In other words, just as the individual must consent to live within the community, the community must consent to the membership of each individual.
The people have delegated to Congress the power to fix the terms under which America will consent to an immigrant becoming a member of the American political community. If the immigrant wishes to become a citizen and chooses to abide by those conditions, then citizenship will be conferred upon him.
Beyond that, mutual consent is demanded by the principle of natural equality. If an immigrant can impose himself on the community, without meeting the conditions set forth by the people’s representatives, then the relationship is not one of equals. Rather, the immigrant is establishing himself as superior to the members of the community, as he has the power to dictate the terms of his presence without the community’s consent. Anything less than mutual consent amounts to an act of force.
Summed up, while the Founders’ principles maintain a right to emigrate from one’s native country, they do not confer an automatic right to immigrate to any particular political community, unless that community consents to that individual’s presence.
The American Evolution of Thought on Freedom of Religion
The original settlers of America did not subscribe to the notion of “freedom of religion.” In fact, the official denomination in Virginia was the Church of England, an episcopal form, which was established from 1606 to 1786. This constituted “establishment” of religion, establishment here as defined in a subsequent edition of Noah Webster’s dictionary. This is how the first amendment of our nation’s constitution, in referring to religious freedom, came to use the word “establishment” of religion as something from which the federal government would be prohibited.
Establishment also meant that settlers were required to take the “oath of supremacy,” wherein the King of England is “the only Supreme Governor of the realm … in all Spiritual or Ecclesiastical things,” and whereby church attendance was mandatory. Furthermore, in 1623 the Virginia House of Burgesses passed an ordinance dictating that the Sabbath would not be “profaned” by work or travel. The fine for disobedience was a pound of tobacco.
It wasn’t until the times just prior to the Revolutionary War that large segments of the population had come to represent a variety of denominations.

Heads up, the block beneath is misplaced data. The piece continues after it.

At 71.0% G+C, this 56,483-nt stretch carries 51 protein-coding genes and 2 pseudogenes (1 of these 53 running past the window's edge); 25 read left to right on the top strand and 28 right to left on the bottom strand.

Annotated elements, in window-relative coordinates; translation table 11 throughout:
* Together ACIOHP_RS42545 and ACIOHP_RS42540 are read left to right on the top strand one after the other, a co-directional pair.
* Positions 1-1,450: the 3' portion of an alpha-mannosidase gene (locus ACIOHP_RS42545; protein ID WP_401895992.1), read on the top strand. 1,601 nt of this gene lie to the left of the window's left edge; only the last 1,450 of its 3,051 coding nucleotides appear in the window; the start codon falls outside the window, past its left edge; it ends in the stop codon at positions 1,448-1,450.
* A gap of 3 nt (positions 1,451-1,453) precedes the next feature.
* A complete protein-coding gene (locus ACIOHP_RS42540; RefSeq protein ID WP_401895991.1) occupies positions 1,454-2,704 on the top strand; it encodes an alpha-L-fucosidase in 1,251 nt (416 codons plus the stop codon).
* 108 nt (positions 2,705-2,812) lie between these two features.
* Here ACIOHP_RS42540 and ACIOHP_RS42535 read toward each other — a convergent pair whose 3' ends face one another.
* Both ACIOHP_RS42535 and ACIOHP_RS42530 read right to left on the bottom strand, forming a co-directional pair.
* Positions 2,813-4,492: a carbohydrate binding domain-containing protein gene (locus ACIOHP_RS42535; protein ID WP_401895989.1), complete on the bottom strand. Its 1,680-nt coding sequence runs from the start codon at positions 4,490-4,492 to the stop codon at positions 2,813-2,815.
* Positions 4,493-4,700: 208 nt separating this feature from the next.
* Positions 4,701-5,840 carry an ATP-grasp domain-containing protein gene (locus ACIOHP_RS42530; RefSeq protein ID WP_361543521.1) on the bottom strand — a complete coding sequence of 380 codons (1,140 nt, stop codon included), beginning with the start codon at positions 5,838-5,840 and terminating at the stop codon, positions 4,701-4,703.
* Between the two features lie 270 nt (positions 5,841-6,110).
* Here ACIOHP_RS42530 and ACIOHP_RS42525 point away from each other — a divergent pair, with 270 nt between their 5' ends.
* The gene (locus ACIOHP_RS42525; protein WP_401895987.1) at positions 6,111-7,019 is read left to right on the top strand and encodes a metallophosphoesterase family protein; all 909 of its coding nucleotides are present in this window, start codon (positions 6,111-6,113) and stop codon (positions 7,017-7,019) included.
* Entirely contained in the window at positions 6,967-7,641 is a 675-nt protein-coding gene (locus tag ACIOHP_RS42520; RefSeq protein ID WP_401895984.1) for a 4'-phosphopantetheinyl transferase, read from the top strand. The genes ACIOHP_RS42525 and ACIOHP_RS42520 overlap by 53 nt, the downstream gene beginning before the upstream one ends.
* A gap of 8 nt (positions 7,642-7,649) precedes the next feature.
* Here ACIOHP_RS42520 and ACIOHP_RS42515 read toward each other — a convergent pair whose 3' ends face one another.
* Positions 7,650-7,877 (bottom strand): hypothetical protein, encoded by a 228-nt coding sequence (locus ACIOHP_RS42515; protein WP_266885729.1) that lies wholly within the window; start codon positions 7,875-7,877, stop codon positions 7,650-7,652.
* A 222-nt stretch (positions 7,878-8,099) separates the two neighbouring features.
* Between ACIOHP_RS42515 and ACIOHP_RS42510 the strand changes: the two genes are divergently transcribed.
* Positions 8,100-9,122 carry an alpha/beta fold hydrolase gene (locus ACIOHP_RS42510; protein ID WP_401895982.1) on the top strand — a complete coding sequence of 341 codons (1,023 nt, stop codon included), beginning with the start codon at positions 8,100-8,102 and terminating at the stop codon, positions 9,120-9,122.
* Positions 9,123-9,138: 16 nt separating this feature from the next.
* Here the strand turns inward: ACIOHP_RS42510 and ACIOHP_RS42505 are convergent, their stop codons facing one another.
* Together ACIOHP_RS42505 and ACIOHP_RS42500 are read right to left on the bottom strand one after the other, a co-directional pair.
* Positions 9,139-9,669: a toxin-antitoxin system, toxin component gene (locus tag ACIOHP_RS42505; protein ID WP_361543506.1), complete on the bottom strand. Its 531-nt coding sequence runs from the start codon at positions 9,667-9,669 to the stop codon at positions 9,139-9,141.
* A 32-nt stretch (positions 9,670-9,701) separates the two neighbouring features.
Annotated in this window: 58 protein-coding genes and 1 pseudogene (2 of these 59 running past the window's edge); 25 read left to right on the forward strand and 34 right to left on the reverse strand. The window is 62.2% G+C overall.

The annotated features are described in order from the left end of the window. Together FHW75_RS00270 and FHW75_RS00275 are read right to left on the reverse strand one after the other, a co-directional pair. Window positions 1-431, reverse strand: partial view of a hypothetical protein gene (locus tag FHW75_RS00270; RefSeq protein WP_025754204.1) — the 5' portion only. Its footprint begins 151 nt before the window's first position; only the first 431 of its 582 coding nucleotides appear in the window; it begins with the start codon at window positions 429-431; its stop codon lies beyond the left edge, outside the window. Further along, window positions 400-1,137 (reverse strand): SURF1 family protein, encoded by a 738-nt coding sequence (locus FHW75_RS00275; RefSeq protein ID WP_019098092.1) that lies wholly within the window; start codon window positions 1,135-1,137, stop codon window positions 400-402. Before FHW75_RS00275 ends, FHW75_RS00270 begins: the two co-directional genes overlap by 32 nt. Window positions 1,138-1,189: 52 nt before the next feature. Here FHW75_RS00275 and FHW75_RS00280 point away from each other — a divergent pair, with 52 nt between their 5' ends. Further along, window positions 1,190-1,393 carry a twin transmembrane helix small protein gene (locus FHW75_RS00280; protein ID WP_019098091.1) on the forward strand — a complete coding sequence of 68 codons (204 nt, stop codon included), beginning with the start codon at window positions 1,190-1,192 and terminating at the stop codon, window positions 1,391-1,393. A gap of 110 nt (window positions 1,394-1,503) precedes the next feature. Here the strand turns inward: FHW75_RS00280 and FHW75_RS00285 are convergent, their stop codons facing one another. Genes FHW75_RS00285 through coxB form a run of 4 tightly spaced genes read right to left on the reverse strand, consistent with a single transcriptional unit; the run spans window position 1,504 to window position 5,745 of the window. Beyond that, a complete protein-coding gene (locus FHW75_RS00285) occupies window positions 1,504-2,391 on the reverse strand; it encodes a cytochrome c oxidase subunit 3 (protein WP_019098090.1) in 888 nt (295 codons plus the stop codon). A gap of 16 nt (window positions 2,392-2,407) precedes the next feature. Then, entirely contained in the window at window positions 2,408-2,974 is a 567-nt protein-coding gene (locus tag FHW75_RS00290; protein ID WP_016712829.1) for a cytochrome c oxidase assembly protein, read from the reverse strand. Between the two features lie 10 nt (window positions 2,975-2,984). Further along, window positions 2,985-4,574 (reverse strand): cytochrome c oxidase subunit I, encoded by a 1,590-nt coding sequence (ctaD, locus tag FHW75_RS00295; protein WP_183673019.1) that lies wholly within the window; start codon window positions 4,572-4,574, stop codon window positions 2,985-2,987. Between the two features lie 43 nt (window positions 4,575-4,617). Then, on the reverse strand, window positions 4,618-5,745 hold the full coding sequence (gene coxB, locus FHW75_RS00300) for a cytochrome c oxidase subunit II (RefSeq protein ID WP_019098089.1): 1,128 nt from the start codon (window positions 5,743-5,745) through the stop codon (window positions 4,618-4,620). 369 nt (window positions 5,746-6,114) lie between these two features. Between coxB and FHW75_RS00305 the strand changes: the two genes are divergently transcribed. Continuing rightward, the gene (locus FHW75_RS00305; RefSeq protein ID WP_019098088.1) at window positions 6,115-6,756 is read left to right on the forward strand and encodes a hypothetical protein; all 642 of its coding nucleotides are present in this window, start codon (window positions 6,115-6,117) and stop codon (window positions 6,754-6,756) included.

U.S. Supreme Court Justice Hugo Black wrote in 1962 that there had been established Churches in at least eight of the thirteen original colonies. He continued by stating that the successful revolution against England had been accompanied by the gain in strength of various religious groups that opposed the established Church. They obtained the enactment of the “Virginia Bill for Religious Liberty,” drafted by Thomas Jefferson, which placed all such groups on equal footing.
This Virginia state law became the model for the first amendment’s religious freedom guarantee.
Factions and the Danger they Pose to Our Republic
In Federalist 10 James Madison, as Publius of course, addressed factions, which may well be one explanation for the dangerous government overreach we see today. Republican government was deemed far superior to a democracy for its checks on factions.
A faction is a party of persons having a common end or goal in view. The faction may employ subversive methods to promote their selfish or partisan interests, especially in matters of state. In the case of a minority faction, Republican government will ensure the failure of the faction to impose their rules on others. So Madison concentrated his commentary on the far greater threat posed by majority factions.
It’s a complicated topic when viewed in depth. But in this case, size matters. In other words, a sufficiently large Republic will defeat the will of the faction if it is detrimental to the whole because of the merit of the people’s representatives. Or so the founders thought.
But if Republican government is a government of the people, by the people and for the people, how could we have gotten terrible policies like Obamacare or open borders?
Here is one thought: We have representatives of the people, meaning one of us. They are by the people, meaning elected by us. But are they for the people? Or are they for the Party? If our representatives have become so corrupted that they act for the Party instead of for the people, then our republic may soon cease to be a republic.